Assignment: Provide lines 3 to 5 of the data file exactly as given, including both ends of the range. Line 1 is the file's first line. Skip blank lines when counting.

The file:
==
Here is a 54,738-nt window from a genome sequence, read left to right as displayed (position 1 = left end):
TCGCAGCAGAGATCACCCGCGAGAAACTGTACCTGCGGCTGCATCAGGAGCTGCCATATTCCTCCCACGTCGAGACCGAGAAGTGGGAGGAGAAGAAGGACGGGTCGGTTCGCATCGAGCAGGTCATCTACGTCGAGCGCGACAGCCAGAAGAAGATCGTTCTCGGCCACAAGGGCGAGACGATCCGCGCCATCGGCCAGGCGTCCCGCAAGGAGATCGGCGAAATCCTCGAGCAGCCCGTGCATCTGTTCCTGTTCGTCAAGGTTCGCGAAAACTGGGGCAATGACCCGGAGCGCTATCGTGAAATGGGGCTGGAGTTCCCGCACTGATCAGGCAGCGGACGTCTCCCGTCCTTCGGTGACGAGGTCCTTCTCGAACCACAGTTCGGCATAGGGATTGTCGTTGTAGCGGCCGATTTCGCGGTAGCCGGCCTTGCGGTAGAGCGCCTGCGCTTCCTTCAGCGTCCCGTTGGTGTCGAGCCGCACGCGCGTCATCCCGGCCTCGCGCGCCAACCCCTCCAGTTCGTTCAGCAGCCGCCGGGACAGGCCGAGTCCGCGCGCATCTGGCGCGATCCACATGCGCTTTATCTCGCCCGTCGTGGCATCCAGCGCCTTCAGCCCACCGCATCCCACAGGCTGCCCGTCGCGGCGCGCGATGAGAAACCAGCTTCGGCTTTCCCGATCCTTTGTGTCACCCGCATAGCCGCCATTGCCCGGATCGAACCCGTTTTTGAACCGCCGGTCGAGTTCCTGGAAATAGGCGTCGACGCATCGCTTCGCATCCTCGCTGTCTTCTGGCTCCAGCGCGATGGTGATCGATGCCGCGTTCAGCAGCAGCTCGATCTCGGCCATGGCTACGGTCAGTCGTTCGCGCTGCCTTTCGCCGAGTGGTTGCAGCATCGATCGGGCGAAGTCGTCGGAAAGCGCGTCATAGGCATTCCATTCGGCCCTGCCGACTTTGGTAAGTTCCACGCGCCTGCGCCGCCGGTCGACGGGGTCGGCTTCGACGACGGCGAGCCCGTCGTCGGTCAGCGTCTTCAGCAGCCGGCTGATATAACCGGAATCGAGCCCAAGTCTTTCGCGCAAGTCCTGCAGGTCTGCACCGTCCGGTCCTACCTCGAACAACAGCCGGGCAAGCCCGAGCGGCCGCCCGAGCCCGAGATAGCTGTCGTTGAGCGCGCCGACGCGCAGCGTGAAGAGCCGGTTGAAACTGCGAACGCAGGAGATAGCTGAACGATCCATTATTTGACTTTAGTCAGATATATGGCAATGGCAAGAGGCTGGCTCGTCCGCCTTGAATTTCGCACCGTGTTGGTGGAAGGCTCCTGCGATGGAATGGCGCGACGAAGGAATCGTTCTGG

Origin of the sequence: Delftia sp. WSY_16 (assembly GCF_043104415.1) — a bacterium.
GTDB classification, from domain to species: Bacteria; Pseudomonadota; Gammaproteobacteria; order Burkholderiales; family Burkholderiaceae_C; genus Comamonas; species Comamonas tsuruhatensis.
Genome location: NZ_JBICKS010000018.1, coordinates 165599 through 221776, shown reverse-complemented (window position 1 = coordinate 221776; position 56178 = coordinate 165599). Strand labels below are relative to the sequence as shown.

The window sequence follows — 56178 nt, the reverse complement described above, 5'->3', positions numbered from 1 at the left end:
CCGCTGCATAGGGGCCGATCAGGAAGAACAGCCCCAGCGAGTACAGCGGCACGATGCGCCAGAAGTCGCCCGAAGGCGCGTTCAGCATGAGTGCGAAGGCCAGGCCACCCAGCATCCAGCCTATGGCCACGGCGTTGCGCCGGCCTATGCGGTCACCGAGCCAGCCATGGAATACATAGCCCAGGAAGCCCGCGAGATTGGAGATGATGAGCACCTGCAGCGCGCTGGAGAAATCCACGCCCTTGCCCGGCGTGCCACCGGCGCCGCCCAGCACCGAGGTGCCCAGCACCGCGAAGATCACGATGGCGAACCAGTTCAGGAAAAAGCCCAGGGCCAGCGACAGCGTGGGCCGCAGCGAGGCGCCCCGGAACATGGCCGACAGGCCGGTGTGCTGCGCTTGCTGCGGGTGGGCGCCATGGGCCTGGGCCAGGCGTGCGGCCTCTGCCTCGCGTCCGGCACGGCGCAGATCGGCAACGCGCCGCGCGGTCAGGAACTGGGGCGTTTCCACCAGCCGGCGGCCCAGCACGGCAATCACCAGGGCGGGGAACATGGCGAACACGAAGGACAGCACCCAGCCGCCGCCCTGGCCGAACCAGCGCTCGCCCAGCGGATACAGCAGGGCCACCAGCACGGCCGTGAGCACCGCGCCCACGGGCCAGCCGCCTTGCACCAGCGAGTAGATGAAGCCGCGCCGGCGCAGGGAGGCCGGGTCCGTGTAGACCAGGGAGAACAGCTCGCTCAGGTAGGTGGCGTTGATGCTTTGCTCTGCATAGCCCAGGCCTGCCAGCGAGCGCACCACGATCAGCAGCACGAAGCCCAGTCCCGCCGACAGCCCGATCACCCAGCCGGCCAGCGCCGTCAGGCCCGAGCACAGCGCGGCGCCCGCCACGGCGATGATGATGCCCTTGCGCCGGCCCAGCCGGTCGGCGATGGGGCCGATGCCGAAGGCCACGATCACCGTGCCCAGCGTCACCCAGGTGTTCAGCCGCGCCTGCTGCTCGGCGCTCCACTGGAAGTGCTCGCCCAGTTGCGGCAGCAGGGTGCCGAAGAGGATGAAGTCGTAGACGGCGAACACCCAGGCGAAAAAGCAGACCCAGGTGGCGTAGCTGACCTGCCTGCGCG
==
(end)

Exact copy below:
Origin of the sequence: Delftia sp. WSY_16 (assembly GCF_043104415.1) — a bacterium.
GTDB classification, from domain to species: Bacteria; Pseudomonadota; Gammaproteobacteria; order Burkholderiales; family Burkholderiaceae_C; genus Comamonas; species Comamonas tsuruhatensis.
Genome location: NZ_JBICKS010000018.1, coordinates 165599 through 221776, shown reverse-complemented (window position 1 = coordinate 221776; position 56178 = coordinate 165599). Strand labels below are relative to the sequence as shown.